Posts tagged ‘Hamas’

May 24, 2011

Obama: Mafioso and a Nazi

by Vince

“Obama has adopted in these speeches what might be termed the Mafia Gambit: the implied threat to Israel that either it accepts the ‘1967 Auschwitz borders’ or runs the gauntlet of UN recognition and further western delegitimisation… The fact is that, for all his ludicrous protestations of friendship towards Israel, Obama believes the Palestinians have a legitimate grievance over the absence of their state. He thus believes their propaganda of historical falsehoods and murderous blood libels. He therefore believes it is a just solution to reward murderous aggression. And that makes Obama a threat not just to Israel but to free societies everywhere,” – Melanie Phillips.

H/T: The Dish

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May 23, 2011

America and It’s Bride, Israel

by Vince

Senator Marco Rubio writes the love letter.

In Rubio’s letter, he sees it as America’s duty to make decisions every time with Israel’s safety first (and by default everyone else’s safety as secondary). Next, he does not mention land grabs as acts of injustice towards Palestinians but gladly highlights Hamas’s terrorist  behavior. Why is one form of violence and unfairness essentially better than another form? Taking peoples land is not terrorism but isn’t just. Why is the former always blindly justified?

May 23, 2011

To Engage or Not Engage With Terrorists, Ctd.

by Vince

Peter Kirsanow asks another good slew of questions in related to this discussion.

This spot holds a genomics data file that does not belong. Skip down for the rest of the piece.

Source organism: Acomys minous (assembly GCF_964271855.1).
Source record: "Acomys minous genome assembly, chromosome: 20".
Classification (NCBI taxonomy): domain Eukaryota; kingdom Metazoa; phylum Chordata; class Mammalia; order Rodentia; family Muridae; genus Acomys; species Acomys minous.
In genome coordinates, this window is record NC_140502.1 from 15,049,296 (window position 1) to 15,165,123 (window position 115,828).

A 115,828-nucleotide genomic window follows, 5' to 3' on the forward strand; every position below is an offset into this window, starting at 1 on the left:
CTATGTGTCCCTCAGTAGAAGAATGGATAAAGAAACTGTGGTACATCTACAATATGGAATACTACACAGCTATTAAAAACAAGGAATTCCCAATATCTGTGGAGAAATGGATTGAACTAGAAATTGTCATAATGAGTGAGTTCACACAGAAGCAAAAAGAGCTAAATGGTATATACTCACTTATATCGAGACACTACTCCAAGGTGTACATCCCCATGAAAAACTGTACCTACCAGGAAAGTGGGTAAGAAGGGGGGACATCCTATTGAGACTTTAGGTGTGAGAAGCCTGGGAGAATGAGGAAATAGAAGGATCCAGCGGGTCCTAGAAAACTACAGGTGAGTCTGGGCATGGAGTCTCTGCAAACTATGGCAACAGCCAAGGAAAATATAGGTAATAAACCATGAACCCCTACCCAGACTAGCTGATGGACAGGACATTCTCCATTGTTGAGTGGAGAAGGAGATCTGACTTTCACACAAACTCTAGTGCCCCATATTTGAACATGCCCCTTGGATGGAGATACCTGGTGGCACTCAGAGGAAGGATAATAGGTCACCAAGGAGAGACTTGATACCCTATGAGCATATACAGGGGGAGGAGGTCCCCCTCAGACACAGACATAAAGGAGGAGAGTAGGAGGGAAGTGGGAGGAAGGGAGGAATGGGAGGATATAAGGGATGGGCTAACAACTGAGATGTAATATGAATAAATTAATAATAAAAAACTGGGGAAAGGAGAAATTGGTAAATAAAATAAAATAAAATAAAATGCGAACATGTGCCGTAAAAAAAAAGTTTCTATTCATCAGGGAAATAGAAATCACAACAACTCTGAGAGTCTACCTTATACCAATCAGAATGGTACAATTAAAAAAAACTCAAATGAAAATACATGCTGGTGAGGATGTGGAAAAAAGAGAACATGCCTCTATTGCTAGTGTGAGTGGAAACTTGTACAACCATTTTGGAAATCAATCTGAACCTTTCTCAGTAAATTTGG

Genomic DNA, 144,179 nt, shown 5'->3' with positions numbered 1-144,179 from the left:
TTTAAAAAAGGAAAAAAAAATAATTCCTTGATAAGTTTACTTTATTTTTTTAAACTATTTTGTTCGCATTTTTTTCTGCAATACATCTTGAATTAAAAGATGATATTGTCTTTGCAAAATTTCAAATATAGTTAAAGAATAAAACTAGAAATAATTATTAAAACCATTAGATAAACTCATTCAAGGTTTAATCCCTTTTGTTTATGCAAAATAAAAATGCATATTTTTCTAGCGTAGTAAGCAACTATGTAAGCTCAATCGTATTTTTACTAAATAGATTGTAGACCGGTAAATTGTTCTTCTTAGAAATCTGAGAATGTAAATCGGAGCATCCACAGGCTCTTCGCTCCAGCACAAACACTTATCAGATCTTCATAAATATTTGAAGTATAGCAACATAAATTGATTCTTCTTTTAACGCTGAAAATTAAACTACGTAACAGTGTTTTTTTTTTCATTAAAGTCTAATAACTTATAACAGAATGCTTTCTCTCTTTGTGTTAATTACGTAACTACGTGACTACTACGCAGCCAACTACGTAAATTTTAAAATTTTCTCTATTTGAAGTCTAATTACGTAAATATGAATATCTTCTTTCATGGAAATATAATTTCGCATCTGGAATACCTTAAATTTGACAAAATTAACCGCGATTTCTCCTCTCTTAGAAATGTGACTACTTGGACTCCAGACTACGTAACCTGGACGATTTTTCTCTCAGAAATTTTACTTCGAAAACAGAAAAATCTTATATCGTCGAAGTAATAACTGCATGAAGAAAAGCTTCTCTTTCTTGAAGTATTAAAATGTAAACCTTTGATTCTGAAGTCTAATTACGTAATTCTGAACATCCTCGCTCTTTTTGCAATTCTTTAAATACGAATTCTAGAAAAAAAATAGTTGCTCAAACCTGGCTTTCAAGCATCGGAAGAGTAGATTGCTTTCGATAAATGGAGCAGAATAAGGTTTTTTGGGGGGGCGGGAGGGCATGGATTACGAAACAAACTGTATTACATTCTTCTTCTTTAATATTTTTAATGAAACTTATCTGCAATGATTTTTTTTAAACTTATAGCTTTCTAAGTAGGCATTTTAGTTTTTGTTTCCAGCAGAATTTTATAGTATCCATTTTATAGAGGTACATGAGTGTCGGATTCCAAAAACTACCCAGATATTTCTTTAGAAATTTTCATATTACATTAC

May 23, 2011

To Engage or Not To Engage With Terrorists

by Vince

Many will say that there is little rational reason for dealing with Hamas. They are a terrorist group that cannot be reasoned with when it comes to a two-state solution for Palestine/Israel. The question I have is this: how much of American/Israeli behavior or ideology has polarized this issue and turned many to extremist stances? In a way, Benjamin Netayanhu needs Hamas to continue to act like lunatics to prop up his stance that there is no need for a two state solution. Land grabs by Israel do much to anger, frustrate, and radicalize Palestinians:

Of course Hamas is a problem, and I have no sympathy either for its terror tactics or for the rabid anti-Semitism and primitive, fundamentalist language of its charter. But research shows that peace can never be achieved by leaving out a major player. Whether we like it or not, Hamas is an integral part of Palestinian society.

The smart way to deal with Hamas is to force it to change its position by strengthening Fatah’s moderate line. Hamas is already under great pressure because of the ongoing changes in the Arab world: they may soon be bereft of any power-base outside the Palestinian territories, hence their hurry for reconciliation with Fatah.

International recognition of Palestine will be credited to Fatah; and if Israel dramatically expands the areas controlled by the Palestinian Authority, this will further convince Palestinians, that Hamas’ hard-line policies are opposed to their interests.